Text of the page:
You don’t need to include personal details or characteristics such as whether you are married or your nationality. These can invite discrimination.
There are a few exceptions to this rule – for example, an acting CV will include a great deal of additional personal information. Some roles can also legitimately require that the candidates have certain protected characteristics (such as advertising for a women to work in a women’s refuge). For the latter, it’s fine to include the relevant requested characteristic (e.g. gender).
Keep your CV to the point
There are still to this day too many CV’s being written with a ridiculous amount of waffle and nonsensical descriptions about tasks and achievements. The problem with this is that the hiring manager’s time is very limited, and busy people will always read things very quickly.
The average time a hiring manager spends reading a CV is around 20 – 30 seconds before they decide to either stick it on the ‘no’ pile, or move it over to the ‘maybe’ section for a second look a little later. In fact, some studies suggest this is even less!
Use bullet points to keep things concise
You’ll see that this example of a good CV makes great use of bullet points. Using bullet points are often a great way to ensure you keep certain aspects of your CV short and to the point.
In addition, using bullet points helps the hiring manager pick out certain key skills relevant and important to the role.
Keep your CV relevant
Always remember to keep your CV relevant to the role and industry you are applying for. It’s especially important to tailor the skills and experience that you include on your CV in your job applications to each and every role you apply for, taking note of the job advert and person specification.
For example, if you’re seeking a customer service role, include relevant examples of how you’ve used customer service skills in the past. Emphasise the customer service aspects of your current job and each past employment you have had. If you’ve not had the exact role in the past, focus on transferable skills that you’ve acquired and used in your previous roles which are relevant to the target position.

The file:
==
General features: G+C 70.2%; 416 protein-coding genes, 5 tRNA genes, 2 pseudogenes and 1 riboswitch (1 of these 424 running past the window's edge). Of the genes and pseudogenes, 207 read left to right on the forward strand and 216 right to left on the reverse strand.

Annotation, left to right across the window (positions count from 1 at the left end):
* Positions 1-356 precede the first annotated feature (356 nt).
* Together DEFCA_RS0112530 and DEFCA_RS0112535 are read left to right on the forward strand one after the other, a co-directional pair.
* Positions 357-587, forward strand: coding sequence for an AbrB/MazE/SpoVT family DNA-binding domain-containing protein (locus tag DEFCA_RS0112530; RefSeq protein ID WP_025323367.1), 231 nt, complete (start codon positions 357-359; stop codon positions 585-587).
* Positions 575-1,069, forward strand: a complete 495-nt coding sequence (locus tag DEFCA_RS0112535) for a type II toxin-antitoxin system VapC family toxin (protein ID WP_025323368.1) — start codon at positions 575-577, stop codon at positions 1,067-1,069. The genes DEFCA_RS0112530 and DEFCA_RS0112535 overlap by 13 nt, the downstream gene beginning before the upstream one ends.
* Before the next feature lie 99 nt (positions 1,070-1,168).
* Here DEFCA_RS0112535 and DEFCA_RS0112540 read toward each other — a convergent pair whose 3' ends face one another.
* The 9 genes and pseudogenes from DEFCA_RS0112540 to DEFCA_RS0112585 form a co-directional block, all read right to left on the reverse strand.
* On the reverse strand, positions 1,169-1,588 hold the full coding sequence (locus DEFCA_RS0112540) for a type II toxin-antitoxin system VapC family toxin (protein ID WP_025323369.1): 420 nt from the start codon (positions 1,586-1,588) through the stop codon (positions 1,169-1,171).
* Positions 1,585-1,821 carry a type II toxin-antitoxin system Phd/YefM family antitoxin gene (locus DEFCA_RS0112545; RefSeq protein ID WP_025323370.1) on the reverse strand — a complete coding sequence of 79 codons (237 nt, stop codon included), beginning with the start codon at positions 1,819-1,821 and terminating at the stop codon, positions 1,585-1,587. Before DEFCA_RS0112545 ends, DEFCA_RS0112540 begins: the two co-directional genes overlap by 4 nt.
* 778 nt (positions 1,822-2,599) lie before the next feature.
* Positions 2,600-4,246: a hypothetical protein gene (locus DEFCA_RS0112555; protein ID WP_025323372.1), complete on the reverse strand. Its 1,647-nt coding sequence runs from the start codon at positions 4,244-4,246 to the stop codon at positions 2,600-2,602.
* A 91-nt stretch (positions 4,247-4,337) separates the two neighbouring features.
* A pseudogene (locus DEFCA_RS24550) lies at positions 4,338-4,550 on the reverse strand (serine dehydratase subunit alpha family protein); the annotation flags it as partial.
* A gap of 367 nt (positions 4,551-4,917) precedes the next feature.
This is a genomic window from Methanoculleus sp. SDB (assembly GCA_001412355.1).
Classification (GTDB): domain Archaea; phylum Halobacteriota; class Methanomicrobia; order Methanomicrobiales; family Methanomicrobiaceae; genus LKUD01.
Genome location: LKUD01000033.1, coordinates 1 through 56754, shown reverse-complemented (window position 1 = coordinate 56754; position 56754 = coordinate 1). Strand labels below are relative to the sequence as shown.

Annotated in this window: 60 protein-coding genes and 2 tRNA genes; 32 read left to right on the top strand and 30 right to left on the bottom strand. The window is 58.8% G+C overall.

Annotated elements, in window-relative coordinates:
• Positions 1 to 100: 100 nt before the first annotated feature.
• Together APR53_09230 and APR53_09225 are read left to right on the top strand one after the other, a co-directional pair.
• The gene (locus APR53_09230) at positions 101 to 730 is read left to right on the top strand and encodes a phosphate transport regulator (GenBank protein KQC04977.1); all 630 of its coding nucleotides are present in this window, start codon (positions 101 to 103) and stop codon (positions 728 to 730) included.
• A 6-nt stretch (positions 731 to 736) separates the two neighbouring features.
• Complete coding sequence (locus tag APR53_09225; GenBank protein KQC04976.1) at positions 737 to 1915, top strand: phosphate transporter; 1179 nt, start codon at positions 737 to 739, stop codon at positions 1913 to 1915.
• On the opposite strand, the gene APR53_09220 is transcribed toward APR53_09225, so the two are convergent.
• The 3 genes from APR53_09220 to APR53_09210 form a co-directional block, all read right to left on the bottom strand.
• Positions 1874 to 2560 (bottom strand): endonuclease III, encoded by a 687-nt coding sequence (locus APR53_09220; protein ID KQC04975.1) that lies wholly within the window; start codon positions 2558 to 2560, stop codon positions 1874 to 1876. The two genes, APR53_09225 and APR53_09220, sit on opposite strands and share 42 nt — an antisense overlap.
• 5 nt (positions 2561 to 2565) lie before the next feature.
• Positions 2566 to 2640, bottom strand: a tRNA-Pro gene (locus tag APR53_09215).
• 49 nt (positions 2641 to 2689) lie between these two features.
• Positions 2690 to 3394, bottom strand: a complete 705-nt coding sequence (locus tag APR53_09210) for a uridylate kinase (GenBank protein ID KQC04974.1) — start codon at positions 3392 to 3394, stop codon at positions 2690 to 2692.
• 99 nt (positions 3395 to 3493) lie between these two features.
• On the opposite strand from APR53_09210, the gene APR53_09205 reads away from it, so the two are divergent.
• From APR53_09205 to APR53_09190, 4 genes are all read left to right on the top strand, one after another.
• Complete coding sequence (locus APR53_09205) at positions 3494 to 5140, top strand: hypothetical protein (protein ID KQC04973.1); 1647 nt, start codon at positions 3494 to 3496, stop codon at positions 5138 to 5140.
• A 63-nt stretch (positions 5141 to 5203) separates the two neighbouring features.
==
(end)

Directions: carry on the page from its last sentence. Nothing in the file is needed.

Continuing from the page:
Look carefully at the words used in the job description and try to mirror these as far as possible on your CV. Ensure your job titles match those of your target role – for example, if you’re applying for a ‘Graphic Designer’ role and your past employer named you a ‘Design Expert’, it’s best to use ‘Graphic Designer’ as your job title on your CV.
Writing a concise opening statement (usually called a ‘personal statement’) is one way you can ensure your CV appears relevant. A strong personal statement will help your CV stand out as it quickly tells the hiring manager why you’re a good fit for the role.
You can find out more about writing a great CV in our ‘how to write a CV‘ guide.
Remember also that your cover letter should be tailored to every position too – here’s how to write a winning cover letter (with examples).
Originally published 11 September 2017.